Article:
It is more or less up to the individual as to when they shoulder their military commitment. Some prefer to do it immediately after the Suneung, whilst others leave it looming over themselves as they continue their studies at university. Either way, it is compulsory and failure to report for service can lead to imprisonment.

Leaving university a success is, of course, not the end of the story. The next step is moving into a career. The problem then is that over-qualified graduates already saturate the job market with all competing for limited positions.

Should the university graduate be lucky enough to find a job and also a potential career, he or she can now look forward to long bouts of unpaid overtime with the frequent weekend commitment at the office.

Added pressures outside of work include impatient parents burdening their son or daughter with the need to start a family. Koreans are expected to mate and marry before the age of 30. After that time the dating pool normally begins to dry up. And as time goes by, it becomes more difficult to find the more desirable of the opposite sex and even people willing to date the lone individual who has already endured so much.

But looking on the bright side, with the assumption that a marriage eventually comes about and is consummated the former student enters a new phase of life for which no exam was set. After the successful sperm cell has won its way through its myriad competitors and fertilizes the ovum, nine months later the young parents will be gifted with a baby or babies. From there, it is important to the now seasoned competitor to provide for his family. In this endeavour he may or may not be helped by his partner but no matter what, it means longer hours at the office making sure that the child has the same opportunities as the parents had. And so the cycle continues. Most probably, ad infinitum.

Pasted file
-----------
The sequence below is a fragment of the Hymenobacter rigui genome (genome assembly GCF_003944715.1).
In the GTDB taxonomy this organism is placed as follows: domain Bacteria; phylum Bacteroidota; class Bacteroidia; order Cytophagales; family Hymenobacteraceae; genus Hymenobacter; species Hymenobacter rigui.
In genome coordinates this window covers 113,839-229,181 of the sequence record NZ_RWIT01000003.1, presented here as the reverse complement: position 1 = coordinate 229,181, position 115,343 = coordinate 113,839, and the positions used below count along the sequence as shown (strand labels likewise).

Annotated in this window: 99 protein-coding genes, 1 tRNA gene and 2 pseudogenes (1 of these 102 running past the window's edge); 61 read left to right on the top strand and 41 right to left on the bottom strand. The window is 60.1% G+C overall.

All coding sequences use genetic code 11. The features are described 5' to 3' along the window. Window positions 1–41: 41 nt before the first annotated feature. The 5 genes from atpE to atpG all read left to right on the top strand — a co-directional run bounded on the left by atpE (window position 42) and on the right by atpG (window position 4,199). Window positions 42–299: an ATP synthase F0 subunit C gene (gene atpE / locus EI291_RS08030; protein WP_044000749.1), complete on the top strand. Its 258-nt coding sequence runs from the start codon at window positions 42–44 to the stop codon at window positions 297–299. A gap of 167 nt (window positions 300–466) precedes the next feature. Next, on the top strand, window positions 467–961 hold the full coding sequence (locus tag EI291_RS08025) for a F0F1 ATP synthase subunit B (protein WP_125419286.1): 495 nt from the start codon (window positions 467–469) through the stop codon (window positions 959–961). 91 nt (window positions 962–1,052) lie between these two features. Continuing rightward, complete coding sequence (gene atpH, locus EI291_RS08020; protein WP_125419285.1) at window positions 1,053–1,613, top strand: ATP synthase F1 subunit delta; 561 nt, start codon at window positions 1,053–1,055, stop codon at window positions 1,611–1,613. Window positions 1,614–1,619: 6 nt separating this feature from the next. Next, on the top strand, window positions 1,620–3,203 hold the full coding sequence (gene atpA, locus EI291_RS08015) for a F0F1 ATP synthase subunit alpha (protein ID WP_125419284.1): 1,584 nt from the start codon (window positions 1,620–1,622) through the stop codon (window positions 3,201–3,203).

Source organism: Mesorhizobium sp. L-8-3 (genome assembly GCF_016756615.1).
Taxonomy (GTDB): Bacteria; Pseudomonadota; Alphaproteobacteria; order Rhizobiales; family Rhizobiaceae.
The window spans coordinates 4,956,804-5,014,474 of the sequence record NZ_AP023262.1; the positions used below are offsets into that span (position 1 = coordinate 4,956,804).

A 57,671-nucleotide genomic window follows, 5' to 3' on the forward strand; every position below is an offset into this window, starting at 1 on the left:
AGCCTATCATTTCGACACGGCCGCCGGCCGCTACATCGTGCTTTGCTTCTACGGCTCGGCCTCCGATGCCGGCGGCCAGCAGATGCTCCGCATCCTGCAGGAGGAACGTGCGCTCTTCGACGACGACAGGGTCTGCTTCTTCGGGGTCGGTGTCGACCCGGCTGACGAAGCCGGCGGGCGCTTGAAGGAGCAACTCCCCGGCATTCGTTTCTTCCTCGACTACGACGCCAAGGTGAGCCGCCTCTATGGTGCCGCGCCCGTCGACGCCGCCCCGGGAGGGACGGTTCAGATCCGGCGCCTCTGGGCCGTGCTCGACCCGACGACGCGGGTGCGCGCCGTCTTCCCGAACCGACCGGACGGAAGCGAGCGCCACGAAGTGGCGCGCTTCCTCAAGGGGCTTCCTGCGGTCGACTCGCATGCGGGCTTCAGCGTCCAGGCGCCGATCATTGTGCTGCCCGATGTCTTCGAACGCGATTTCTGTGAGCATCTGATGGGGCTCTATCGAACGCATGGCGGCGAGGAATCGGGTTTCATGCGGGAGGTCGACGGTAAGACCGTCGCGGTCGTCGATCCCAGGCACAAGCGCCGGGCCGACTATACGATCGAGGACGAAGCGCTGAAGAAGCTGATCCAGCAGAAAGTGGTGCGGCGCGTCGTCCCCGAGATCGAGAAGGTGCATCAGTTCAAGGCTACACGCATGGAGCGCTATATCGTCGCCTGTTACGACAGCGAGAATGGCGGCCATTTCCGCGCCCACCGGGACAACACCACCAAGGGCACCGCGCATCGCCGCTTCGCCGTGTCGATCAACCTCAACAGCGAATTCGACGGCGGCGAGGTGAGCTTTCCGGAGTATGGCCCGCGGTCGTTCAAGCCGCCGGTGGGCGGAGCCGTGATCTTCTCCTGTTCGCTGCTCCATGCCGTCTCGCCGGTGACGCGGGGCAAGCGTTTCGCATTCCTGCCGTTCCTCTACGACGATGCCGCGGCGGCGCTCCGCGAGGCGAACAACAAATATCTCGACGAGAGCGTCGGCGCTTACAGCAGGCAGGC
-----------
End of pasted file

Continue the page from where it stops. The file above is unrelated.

© John Brownlie 2011

When I was younger I spent several summers with my parents travelling around Europe. As we drove from country to country in our bright orange Volkswagen camper van I was introduced to what we called the ‘continental’ toilet. This referred to an uninviting hole in the ground that was found at a few of the campsites at which we stayed. A couple of times I tried to make use of one of these utilities. I remember my despair at struggling to balance, hanging over the opening as I aligned my bottom with the target area. As I hovered over the hole, flashes of me falling and being covered with the mess down below made me pull up my shorts and hold in what I had come to release

Fast forward fifteen years or so and my squatting prowess has not improved, as I have had little need for it. If anything time has made me less capable. Getting up and down and generally adopting the appropriate position emits a strange sound somewhat like a whimpering groan.

But for many Koreans, the squat or the ‘Kimchi squat’ (as coined by expats) is part of their daily lives. You become used to seeing people of all ages squatting in the streets whilst waiting for a bus, smoking a cigarette or just reading the paper.